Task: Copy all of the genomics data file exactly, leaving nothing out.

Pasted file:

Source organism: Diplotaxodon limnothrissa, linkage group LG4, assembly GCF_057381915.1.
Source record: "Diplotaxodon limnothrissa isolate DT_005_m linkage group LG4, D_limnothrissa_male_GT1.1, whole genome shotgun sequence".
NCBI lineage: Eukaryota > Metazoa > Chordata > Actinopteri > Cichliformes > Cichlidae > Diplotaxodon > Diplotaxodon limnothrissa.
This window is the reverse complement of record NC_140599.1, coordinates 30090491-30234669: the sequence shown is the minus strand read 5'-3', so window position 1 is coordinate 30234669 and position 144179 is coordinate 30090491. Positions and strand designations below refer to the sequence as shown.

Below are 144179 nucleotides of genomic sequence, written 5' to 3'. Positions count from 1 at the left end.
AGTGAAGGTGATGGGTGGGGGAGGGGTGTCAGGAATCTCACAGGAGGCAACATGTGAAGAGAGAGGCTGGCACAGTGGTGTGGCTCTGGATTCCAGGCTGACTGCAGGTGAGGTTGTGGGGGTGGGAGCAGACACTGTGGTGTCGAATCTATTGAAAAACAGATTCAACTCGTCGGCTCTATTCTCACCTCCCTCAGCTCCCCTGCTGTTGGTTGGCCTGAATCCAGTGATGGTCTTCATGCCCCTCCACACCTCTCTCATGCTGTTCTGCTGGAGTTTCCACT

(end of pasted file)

Source organism: Diplotaxodon limnothrissa, linkage group LG4, assembly GCF_057381915.1.
Source record: "Diplotaxodon limnothrissa isolate DT_005_m linkage group LG4, D_limnothrissa_male_GT1.1, whole genome shotgun sequence".
NCBI lineage: Eukaryota > Metazoa > Chordata > Actinopteri > Cichliformes > Cichlidae > Diplotaxodon > Diplotaxodon limnothrissa.
This window is the reverse complement of record NC_140599.1, coordinates 30090491-30234669: the sequence shown is the minus strand read 5'-3', so window position 1 is coordinate 30234669 and position 144179 is coordinate 30090491. Positions and strand designations below refer to the sequence as shown.

Below are 144179 nucleotides of genomic sequence, written 5' to 3'. Positions count from 1 at the left end.
AGTGAAGGTGATGGGTGGGGGAGGGGTGTCAGGAATCTCACAGGAGGCAACATGTGAAGAGAGAGGCTGGCACAGTGGTGTGGCTCTGGATTCCAGGCTGACTGCAGGTGAGGTTGTGGGGGTGGGAGCAGACACTGTGGTGTCGAATCTATTGAAAAACAGATTCAACTCGTCGGCTCTATTCTCACCTCCCTCAGCTCCCCTGCTGTTGGTTGGCCTGAATCCAGTGATGGTCTTCATGCCCCTCCACACCTCTCTCATGCTGTTCTGCTGGAGTTTCCACT